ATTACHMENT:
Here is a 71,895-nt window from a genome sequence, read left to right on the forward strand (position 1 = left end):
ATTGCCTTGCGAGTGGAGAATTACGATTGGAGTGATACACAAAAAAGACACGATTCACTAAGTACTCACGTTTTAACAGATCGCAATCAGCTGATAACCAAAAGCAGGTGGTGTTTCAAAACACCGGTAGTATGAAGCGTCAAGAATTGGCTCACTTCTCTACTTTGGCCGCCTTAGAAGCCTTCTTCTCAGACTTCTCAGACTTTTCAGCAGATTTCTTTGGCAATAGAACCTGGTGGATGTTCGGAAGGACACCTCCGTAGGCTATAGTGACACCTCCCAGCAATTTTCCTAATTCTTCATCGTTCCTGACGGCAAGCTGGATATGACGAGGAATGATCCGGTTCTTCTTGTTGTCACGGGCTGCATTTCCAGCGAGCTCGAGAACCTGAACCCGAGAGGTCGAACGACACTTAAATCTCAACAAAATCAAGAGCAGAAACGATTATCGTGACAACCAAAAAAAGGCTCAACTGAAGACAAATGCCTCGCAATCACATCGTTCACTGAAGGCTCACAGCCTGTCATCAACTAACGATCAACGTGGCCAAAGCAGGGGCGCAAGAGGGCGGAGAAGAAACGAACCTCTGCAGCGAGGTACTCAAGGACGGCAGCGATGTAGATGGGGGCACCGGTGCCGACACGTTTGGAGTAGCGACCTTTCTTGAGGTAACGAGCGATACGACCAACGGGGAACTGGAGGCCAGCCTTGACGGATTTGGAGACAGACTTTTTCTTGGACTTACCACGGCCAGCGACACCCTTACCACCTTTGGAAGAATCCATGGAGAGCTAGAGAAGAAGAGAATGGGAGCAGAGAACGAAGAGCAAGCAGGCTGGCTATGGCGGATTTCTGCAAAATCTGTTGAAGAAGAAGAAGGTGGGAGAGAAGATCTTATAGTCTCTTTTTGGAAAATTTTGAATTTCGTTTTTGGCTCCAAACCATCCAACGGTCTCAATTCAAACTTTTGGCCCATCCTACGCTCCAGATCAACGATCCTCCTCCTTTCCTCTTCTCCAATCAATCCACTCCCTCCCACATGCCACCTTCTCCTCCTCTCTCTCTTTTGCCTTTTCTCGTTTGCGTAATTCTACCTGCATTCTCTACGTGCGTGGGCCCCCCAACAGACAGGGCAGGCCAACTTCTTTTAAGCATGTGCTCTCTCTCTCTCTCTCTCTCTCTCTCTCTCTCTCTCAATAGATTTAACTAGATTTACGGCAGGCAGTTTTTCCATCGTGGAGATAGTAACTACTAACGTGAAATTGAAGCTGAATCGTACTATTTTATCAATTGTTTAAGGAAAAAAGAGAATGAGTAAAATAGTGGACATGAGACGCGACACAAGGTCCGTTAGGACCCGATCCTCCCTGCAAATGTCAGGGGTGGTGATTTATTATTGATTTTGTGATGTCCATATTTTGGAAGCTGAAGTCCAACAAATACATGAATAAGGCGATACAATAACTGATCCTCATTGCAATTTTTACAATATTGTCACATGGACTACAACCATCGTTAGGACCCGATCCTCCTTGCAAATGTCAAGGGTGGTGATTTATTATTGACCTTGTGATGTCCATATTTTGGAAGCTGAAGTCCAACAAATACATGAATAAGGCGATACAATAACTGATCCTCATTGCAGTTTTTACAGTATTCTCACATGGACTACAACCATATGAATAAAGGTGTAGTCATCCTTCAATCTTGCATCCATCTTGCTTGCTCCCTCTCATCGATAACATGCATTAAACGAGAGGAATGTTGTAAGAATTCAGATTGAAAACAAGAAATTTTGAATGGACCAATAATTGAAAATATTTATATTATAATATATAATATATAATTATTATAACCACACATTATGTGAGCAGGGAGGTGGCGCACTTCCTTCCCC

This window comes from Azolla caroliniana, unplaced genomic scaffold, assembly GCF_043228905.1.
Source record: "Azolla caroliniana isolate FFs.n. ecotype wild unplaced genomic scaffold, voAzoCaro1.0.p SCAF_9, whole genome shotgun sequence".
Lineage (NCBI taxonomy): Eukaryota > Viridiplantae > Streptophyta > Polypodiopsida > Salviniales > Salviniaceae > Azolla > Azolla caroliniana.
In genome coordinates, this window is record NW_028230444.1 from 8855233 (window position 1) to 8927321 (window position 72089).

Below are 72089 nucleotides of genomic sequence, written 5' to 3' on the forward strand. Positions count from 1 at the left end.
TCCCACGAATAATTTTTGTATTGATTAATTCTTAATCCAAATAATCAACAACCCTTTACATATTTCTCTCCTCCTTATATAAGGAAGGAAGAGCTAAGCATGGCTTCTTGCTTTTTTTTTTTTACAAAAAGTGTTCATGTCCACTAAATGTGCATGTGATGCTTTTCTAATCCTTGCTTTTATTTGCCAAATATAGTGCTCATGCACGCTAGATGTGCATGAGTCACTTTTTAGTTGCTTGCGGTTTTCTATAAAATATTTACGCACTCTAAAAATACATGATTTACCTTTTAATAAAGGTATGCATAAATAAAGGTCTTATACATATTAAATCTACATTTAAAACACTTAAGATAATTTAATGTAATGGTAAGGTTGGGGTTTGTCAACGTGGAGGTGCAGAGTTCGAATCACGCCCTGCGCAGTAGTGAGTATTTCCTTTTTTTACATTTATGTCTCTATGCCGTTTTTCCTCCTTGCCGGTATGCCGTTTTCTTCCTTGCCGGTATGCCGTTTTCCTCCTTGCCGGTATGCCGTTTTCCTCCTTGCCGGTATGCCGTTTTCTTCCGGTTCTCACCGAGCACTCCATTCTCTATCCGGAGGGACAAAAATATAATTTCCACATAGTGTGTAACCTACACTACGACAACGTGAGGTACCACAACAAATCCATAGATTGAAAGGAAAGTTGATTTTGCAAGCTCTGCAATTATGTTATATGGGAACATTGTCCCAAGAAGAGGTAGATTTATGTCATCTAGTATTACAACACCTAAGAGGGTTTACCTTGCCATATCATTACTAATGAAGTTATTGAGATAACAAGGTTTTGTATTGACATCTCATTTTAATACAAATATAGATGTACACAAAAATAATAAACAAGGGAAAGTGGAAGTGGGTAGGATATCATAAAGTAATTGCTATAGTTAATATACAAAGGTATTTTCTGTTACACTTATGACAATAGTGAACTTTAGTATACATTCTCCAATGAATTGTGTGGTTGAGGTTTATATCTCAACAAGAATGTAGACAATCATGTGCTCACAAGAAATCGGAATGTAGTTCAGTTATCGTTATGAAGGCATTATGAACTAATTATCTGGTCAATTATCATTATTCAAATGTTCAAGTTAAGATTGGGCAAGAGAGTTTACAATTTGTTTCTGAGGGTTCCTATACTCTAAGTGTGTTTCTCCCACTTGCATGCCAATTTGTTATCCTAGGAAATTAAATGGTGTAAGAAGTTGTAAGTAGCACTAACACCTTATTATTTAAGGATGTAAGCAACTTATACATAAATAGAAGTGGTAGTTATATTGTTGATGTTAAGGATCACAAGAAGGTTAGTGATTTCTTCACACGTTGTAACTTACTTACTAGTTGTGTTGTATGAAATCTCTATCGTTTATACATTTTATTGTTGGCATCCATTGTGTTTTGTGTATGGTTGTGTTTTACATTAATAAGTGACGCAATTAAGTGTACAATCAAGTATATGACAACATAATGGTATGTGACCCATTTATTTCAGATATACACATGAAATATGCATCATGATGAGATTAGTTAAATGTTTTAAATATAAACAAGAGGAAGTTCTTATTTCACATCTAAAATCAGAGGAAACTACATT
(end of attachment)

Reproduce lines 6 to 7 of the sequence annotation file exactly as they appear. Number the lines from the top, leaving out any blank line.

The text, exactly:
In genome coordinates, this window is record NW_028230444.1 from 8855233 (window position 1) to 8927321 (window position 72089).

Below are 72089 nucleotides of genomic sequence, written 5' to 3' on the forward strand. Positions count from 1 at the left end.